The global commodities trading firm replicated the NotPetya worm, strengthened it and then unleashed it on its production environment to assess its ability to fight back
Mark Swift was sitting in his third floor office at global commodities trading firm Trafigura in the Mayfair district of London’s West End when he first starting hearing reports about NotPetya, a computer worm attack. The worm rapidly spread around the world in June, 2017, crippling multinational companies including global shipping company Maersk, pharmaceutical giant Merck, FedEx’s European subsidiary TNT Express, French construction company Saint-Gobain, food producer Mondelēz, and manufacturer Reckitt Benckiser, among others, causing an estimated $10 billion + in damages.
“It was clear there was a major problem; we got a very early understanding that something was going on that was much more significant than the usual ransomware but no one had a clear picture of what was happening,” says Swift, Trafigura’s Chief Information Security Officer. “There was a huge amount of confusion and quite a bit of angst. It was incredible that so many companies were being hit at the same time and extremely worrying because you can’t defend against what you don’t understand.”
Swift’s job it is to ensure the company can effectively play defense against cyberattacks. Trafigura manages more than $54 billion in assets and moves over $170 billion per annum of commodities around the world by ship, barge, truck, rail and pipeline.
While Swift believed the company was reasonably safe he could not quantify the risk. “The questions I kept asking myself is how does the worm get in, how does it move and would our defenses hold out?” he says. “The difficult thing is you don’t have a way to test. Working on assumptions is not a good way to be measuring your defenses.”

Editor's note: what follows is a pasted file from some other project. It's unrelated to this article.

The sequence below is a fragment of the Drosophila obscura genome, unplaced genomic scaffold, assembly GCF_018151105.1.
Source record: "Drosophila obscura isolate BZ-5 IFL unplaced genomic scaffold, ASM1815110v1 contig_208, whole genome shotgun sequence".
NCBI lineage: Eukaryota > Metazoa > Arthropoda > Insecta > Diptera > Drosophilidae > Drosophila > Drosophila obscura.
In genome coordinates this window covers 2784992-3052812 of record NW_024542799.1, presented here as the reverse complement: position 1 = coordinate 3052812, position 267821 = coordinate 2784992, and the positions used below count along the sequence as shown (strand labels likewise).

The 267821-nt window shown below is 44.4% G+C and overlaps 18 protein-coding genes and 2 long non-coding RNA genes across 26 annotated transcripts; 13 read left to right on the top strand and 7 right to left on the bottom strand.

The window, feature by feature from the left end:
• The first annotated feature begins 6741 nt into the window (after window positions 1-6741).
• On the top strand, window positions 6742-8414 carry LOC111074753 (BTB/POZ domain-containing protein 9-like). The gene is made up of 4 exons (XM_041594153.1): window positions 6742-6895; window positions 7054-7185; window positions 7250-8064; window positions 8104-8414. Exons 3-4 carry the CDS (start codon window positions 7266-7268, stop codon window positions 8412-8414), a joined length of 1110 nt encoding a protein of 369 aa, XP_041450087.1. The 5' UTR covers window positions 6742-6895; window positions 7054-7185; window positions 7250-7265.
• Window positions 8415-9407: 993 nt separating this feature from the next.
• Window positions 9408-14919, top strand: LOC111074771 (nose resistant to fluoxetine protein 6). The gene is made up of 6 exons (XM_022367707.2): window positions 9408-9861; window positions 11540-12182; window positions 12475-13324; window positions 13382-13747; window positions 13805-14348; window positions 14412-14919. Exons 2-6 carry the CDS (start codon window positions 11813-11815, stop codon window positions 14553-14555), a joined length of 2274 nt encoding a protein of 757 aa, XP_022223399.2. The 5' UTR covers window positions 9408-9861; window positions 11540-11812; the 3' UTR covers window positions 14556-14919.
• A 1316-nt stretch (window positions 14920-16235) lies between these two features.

There was only one way to be sure: do the unthinkable.
With the help of NCC Group, a global firm specializing in cybersecurity and risk mitigation, Swift hatched a plan to replicate the Notpetya worm, strengthen it, and then unleash it on the company’s production environment, with the full support of the CEO and the board. The audacious move was deemed to be an acceptable risk because Trafigura had standardized the way it exercises cyber hygiene, something the World Economic Forum’s Centre For Cybersecurity has been encouraging companies to do.
Swift, a member of a World Economic Forum committee to improve resilience for the oil and gas industry, agreed to an interview with The Innovator in the hopes that Trafigura’s experience will help other large enterprises better prepare their cyber defense.
It was one of Trafigura’s lead engineers that first suggested testing how well the company’s defenses would stand up to the NotPetya worm under controlled circumstances. Swift liked the idea and approached NCC Group. They struck an agreement: If the cybersecurity firm could help develop a replica of the worm Trafigura would test it and- if all went well — NCC could use the case as a reference to sell the service to other big corporate clients.
Oliver Whitehouse, NCC Group’s Global Chief Technology Officer, remembers the first discussion about replicating Notpetya with Swift, whom he has known for 20 years. “We were coming off a busy summer in the U.K. We had two major worms, the last of which was NotPetya. Mark [Swift] was getting questions from his chief executive about whether it would have an impact on Trafigura. Mark could just say ‘we think our controls would limit the impact’ but it was very much a theory and he could offer no definitive assurance. When he outlined that he would like to run this test to quantify the risk I told him ‘we can do that.’ I had the confidence that we could replicate NotPetya by deconstructing it and then reconstructing it,” says Whitehouse.
Swift’s team and NCC Group started the work in November of 2017. “We decided to rewrite the worm so we knew exactly what every line of code did,” says Swift. “We discovered a coding mistake in the way it moved and stole tokens and the way it scanned. It wasn’t as efficient in moving as it might have been so we corrected those mistakes to make it even stronger.” The team also installed kill switches to ensure the worm didn’t proliferate outside of Trafigura’s network and accidentally infect suppliers and partners.
The process was supposed to take three months but took a year.
“The complex bit was having the confidence that the controls would work and that it would not go awry and be disruptive,” says Whitehouse. “ We worked on the principle that if there was any doubt the first instruction was to shut itself down, ensuring that it would only spread to computer networks directly under Trafigura’s control. There were key systems in the industrial operations technology in areas such as mining and fuel terminals that had to be excluded but all the corporate assets could be included. Then we built in various other safeguards, such as the rate at which it could propagate so it would not overload the system. We did three full environment tests before we even got near the production and were confident that the controls could do what they said they are going to do.”